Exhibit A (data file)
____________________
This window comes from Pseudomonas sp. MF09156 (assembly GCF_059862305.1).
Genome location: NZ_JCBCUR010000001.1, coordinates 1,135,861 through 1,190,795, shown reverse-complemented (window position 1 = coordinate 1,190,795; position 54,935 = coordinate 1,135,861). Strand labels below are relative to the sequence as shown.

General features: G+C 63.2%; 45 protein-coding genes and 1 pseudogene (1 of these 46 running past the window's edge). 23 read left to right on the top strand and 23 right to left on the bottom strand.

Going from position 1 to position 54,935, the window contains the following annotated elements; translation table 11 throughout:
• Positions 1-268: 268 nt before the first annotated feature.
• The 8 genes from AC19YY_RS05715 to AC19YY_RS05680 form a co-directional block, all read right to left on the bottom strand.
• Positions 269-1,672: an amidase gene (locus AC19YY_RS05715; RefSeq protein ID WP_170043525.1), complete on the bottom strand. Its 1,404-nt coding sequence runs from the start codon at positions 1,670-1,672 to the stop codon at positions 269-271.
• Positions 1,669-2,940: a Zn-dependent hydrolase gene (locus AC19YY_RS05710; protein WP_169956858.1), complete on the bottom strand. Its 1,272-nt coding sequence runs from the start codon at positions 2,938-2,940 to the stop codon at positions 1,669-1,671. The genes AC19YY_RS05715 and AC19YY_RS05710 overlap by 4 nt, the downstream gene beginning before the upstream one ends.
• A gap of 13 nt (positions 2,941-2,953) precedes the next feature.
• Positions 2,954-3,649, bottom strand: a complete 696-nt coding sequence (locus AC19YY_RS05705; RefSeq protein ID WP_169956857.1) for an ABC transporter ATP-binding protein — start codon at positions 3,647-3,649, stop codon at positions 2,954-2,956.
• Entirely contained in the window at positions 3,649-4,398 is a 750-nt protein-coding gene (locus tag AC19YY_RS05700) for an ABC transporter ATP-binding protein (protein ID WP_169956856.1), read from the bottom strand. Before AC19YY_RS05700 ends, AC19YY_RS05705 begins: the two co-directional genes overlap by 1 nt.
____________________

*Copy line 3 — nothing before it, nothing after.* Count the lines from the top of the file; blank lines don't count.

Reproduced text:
General features: G+C 63.2%; 45 protein-coding genes and 1 pseudogene (1 of these 46 running past the window's edge). 23 read left to right on the top strand and 23 right to left on the bottom strand.